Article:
Shawn Smucker is one of those people you know is kind down to the nail of his littlest toe.  He’s also one of those people who lets his humanity show, his mistakes, his shortcomings, his love.  For that reason, he is one of my favorite people on earth.  He and his wife Maile have become dear friends in the past few years, even though we’ve known each other – having attended the same college – for, well, let’s just say a long time.

Today, I’m honored to share Shawn’s thoughts on writing, his new book (which is truly inspiring), and life as a writer.  Enjoy. Then, go buy his book and subscribe to his blog. It’s some of the best stuff out there.  Really.

1. Tell me about your latest project.
How to Use a Runaway Truck Ramp tells the true story of a 10,000-mile, cross-country adventure my wife, four children and I recently took in a big, blue bus named Willie. The fact that Willie was really old, overheated occasionally, sometimes wouldn’t start, and lost his brakes as we were coming down the Teton Pass sort of added to what would already have been a huge adventure.

2. What role, if any, did books, writing, and reading play in your childhood?
Books were my life. When I was a kid, some of my closest friends were other little boys who were quite happy to sit with me on the huge front porch on a rainy day, each of us reading separate books. I read secretly by flashlight. I took books to church and put them inside my Bible so I could read them during the service. Writing didn’t happen until later.

3. What is your writing practice, your writing routine?
I write every day, except for some Saturdays and most Sundays. My most mindful writing takes place in the morning, pre-11, and in the evening after 9pm when the house is quiet.

4. Who are you reading now?
I’m reading The Hobbit with my children in preparation for the upcoming movie. I’m also re-reading Moby Dick because I wanted to read something long and a little more challenging and it was free on my e-reader. I love Steinbeck and John Irving and Marilynne Robinson.

5. What are three of your all-time favorite books? Why do you love those?
Without a doubt my three favorite books of all-time are Steinbeck’s East of Eden, David James Duncan’s The Brothers K, and John Irving’s A Prayer For Owen Meany. They are epic books because they explore the messiness of faith and spirituality and belief. The characters are unforgettable. The evil in the books is palpable, and the good is just so beautiful and heart-breaking.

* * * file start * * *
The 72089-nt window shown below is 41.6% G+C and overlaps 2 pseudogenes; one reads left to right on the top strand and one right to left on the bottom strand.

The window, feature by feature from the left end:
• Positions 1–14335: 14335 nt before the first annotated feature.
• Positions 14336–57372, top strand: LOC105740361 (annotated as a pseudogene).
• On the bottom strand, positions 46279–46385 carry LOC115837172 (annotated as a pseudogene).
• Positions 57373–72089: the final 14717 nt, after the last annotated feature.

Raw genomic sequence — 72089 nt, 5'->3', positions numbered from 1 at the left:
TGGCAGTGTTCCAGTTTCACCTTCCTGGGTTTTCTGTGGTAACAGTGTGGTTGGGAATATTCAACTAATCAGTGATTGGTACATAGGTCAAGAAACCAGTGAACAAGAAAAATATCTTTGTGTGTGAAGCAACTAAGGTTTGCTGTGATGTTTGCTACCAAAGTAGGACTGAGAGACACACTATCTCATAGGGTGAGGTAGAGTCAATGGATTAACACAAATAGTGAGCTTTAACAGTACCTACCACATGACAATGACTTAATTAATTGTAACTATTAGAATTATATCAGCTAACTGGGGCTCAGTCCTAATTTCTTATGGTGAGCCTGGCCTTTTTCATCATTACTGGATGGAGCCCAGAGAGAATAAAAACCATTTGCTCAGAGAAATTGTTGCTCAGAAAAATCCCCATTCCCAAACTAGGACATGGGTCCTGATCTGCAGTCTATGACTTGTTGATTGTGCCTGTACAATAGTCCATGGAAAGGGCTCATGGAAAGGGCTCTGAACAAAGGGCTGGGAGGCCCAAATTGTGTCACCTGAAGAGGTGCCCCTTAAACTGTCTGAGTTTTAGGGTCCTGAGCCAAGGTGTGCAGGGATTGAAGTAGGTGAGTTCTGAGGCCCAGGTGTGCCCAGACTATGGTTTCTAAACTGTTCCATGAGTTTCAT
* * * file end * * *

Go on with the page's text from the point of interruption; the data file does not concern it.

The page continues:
6. How do you balance “building a writing platform” and the actual writing to set on that platform?
Terribly. I’m far too platform driven right now. We will soon be moving to a house where I will have a real, live study, and for some reason I feel that having a place dedicated to writing will help me balance this.

7.What is a typical day like for you?
Wake up around 7am and do a little blog reading until our four children start waking up. Get them breakfast. Shower. Go to a cafe and work on writing related stuff from 8:30 – noonish. Eat lunch, sometimes at home. Try to work until around 4pm. I’ve recently told the kids (after realizing the computer was taking over my life), that I would turn off my computer and phone from 4 – 9 and try to be present for them. Write after 9, or read. Force myself to go to sleep by 11 even though I don’t want to and would rather just stay up and keep writing or reading.

8. Describe your dream writing space?
Office with a view and room for a good-sized desk and most of my books.

9. What is the hardest writing critique you ever received? How did you respond?
Towards the end of one of the projects I wrote early in my career, the publisher said they wanted to bring in another writer to tighten things up. This devastated me. I nearly stopped writing. Then, I got pissed off and decided to use it for motivation to write every day and just get better. I have to turn that stuff into bulletin board material, or it just weighs too heavy on me.

10. What is the best wisdom you have to share with other writers?
Give yourself a minimum word count and then commit to writing that each and every day. Make it a totally accessible amount. 100 words? 500 words? 1000 words? It’s so important.

Shawn Smucker is the author of How to Use a Runaway Truck Ramp and Building a Life Out of Words. He lives in Lancaster County, PA with his wife Maile and their four children. You can find him on Twitter and Facebook, and he blogs (almost) daily at